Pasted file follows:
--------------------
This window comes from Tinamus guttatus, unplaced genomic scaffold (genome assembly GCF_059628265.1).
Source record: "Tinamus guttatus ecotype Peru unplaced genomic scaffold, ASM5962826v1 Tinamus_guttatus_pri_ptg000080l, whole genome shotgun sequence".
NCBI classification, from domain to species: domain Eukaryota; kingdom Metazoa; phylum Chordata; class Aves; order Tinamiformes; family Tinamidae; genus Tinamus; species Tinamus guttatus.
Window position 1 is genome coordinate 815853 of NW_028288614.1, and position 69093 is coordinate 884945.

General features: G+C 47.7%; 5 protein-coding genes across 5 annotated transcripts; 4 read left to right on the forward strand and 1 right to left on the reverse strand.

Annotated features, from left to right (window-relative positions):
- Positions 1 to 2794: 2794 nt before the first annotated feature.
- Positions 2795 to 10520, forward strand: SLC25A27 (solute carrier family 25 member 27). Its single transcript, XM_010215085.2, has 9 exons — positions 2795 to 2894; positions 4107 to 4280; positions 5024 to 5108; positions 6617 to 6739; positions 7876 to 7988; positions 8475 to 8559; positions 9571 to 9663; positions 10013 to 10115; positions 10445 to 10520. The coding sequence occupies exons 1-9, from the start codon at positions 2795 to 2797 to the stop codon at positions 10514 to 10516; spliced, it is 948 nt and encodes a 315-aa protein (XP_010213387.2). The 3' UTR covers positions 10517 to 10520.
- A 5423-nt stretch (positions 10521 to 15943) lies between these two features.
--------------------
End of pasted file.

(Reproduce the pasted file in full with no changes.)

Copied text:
This window comes from Tinamus guttatus, unplaced genomic scaffold (genome assembly GCF_059628265.1).
Source record: "Tinamus guttatus ecotype Peru unplaced genomic scaffold, ASM5962826v1 Tinamus_guttatus_pri_ptg000080l, whole genome shotgun sequence".
NCBI classification, from domain to species: domain Eukaryota; kingdom Metazoa; phylum Chordata; class Aves; order Tinamiformes; family Tinamidae; genus Tinamus; species Tinamus guttatus.
Window position 1 is genome coordinate 815853 of NW_028288614.1, and position 69093 is coordinate 884945.

General features: G+C 47.7%; 5 protein-coding genes across 5 annotated transcripts; 4 read left to right on the forward strand and 1 right to left on the reverse strand.

Annotated features, from left to right (window-relative positions):
- Positions 1 to 2794: 2794 nt before the first annotated feature.
- Positions 2795 to 10520, forward strand: SLC25A27 (solute carrier family 25 member 27). Its single transcript, XM_010215085.2, has 9 exons — positions 2795 to 2894; positions 4107 to 4280; positions 5024 to 5108; positions 6617 to 6739; positions 7876 to 7988; positions 8475 to 8559; positions 9571 to 9663; positions 10013 to 10115; positions 10445 to 10520. The coding sequence occupies exons 1-9, from the start codon at positions 2795 to 2797 to the stop codon at positions 10514 to 10516; spliced, it is 948 nt and encodes a 315-aa protein (XP_010213387.2). The 3' UTR covers positions 10517 to 10520.
- A 5423-nt stretch (positions 10521 to 15943) lies between these two features.